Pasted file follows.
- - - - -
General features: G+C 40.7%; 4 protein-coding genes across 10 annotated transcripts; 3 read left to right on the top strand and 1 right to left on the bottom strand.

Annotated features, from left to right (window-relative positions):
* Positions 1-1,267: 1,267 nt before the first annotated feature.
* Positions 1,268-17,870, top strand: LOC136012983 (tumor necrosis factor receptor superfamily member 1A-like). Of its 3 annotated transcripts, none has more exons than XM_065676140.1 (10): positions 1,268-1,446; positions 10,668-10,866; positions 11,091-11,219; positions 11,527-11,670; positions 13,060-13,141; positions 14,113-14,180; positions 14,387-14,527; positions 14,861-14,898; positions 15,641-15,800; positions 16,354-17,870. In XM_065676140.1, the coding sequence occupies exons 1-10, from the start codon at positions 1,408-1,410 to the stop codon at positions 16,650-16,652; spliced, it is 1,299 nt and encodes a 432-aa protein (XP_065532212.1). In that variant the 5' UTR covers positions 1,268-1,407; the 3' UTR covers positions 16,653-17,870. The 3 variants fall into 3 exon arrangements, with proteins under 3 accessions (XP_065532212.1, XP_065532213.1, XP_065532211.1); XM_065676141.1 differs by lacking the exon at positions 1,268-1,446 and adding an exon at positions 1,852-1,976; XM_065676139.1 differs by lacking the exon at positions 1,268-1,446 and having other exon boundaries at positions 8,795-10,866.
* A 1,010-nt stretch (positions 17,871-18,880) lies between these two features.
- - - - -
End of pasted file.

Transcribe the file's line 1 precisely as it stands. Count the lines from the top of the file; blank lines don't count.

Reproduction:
General features: G+C 40.7%; 4 protein-coding genes across 10 annotated transcripts; 3 read left to right on the top strand and 1 right to left on the bottom strand.